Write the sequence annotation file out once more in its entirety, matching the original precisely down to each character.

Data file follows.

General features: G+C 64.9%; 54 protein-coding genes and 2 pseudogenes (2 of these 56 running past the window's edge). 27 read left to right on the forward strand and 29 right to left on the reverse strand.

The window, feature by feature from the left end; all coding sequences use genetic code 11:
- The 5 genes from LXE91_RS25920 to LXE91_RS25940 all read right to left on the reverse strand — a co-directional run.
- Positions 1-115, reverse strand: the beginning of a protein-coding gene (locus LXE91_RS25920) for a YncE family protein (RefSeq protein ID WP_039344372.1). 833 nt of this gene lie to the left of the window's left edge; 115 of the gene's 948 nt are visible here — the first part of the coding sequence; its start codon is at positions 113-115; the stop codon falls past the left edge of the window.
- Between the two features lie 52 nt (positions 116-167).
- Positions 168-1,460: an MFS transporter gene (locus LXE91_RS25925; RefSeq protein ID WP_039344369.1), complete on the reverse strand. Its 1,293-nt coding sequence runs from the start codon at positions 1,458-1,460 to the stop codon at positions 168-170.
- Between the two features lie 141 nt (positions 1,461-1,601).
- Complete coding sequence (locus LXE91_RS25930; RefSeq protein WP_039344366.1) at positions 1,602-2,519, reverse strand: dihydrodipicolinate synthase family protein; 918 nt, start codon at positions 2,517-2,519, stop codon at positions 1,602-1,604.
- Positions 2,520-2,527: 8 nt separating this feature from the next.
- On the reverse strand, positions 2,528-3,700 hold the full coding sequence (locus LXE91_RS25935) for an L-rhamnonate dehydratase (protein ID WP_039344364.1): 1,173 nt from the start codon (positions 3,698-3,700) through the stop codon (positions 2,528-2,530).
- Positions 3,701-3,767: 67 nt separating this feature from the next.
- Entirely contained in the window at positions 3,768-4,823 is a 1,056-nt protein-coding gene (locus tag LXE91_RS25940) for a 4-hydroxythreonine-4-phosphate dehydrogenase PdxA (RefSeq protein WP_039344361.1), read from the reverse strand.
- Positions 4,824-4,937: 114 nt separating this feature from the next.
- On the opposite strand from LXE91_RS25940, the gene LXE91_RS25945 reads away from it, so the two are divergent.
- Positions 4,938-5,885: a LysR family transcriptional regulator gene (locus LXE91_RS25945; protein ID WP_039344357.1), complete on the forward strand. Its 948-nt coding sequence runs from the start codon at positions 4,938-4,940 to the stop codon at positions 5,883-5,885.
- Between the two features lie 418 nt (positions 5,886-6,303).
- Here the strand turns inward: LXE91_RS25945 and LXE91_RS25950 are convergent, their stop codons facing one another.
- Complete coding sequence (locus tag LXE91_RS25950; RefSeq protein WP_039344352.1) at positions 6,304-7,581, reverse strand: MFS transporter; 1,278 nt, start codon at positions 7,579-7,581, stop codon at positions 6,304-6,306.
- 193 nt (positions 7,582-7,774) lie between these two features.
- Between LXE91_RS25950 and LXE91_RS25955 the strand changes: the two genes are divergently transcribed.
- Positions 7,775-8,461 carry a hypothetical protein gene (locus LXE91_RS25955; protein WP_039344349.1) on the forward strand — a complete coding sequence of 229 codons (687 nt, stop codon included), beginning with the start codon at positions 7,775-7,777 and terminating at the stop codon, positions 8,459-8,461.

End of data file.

General features: G+C 64.9%; 54 protein-coding genes and 2 pseudogenes (2 of these 56 running past the window's edge). 27 read left to right on the forward strand and 29 right to left on the reverse strand.

The window, feature by feature from the left end; all coding sequences use genetic code 11:
- The 5 genes from LXE91_RS25920 to LXE91_RS25940 all read right to left on the reverse strand — a co-directional run.
- Positions 1-115, reverse strand: the beginning of a protein-coding gene (locus LXE91_RS25920) for a YncE family protein (RefSeq protein ID WP_039344372.1). 833 nt of this gene lie to the left of the window's left edge; 115 of the gene's 948 nt are visible here — the first part of the coding sequence; its start codon is at positions 113-115; the stop codon falls past the left edge of the window.
- Between the two features lie 52 nt (positions 116-167).
- Positions 168-1,460: an MFS transporter gene (locus LXE91_RS25925; RefSeq protein ID WP_039344369.1), complete on the reverse strand. Its 1,293-nt coding sequence runs from the start codon at positions 1,458-1,460 to the stop codon at positions 168-170.
- Between the two features lie 141 nt (positions 1,461-1,601).
- Complete coding sequence (locus LXE91_RS25930; RefSeq protein WP_039344366.1) at positions 1,602-2,519, reverse strand: dihydrodipicolinate synthase family protein; 918 nt, start codon at positions 2,517-2,519, stop codon at positions 1,602-1,604.
- Positions 2,520-2,527: 8 nt separating this feature from the next.
- On the reverse strand, positions 2,528-3,700 hold the full coding sequence (locus LXE91_RS25935) for an L-rhamnonate dehydratase (protein ID WP_039344364.1): 1,173 nt from the start codon (positions 3,698-3,700) through the stop codon (positions 2,528-2,530).
- Positions 3,701-3,767: 67 nt separating this feature from the next.
- Entirely contained in the window at positions 3,768-4,823 is a 1,056-nt protein-coding gene (locus tag LXE91_RS25940) for a 4-hydroxythreonine-4-phosphate dehydrogenase PdxA (RefSeq protein WP_039344361.1), read from the reverse strand.
- Positions 4,824-4,937: 114 nt separating this feature from the next.
- On the opposite strand from LXE91_RS25940, the gene LXE91_RS25945 reads away from it, so the two are divergent.
- Positions 4,938-5,885: a LysR family transcriptional regulator gene (locus LXE91_RS25945; protein ID WP_039344357.1), complete on the forward strand. Its 948-nt coding sequence runs from the start codon at positions 4,938-4,940 to the stop codon at positions 5,883-5,885.
- Between the two features lie 418 nt (positions 5,886-6,303).
- Here the strand turns inward: LXE91_RS25945 and LXE91_RS25950 are convergent, their stop codons facing one another.
- Complete coding sequence (locus tag LXE91_RS25950; RefSeq protein WP_039344352.1) at positions 6,304-7,581, reverse strand: MFS transporter; 1,278 nt, start codon at positions 7,579-7,581, stop codon at positions 6,304-6,306.
- 193 nt (positions 7,582-7,774) lie between these two features.
- Between LXE91_RS25950 and LXE91_RS25955 the strand changes: the two genes are divergently transcribed.
- Positions 7,775-8,461 carry a hypothetical protein gene (locus LXE91_RS25955; protein WP_039344349.1) on the forward strand — a complete coding sequence of 229 codons (687 nt, stop codon included), beginning with the start codon at positions 7,775-7,777 and terminating at the stop codon, positions 8,459-8,461.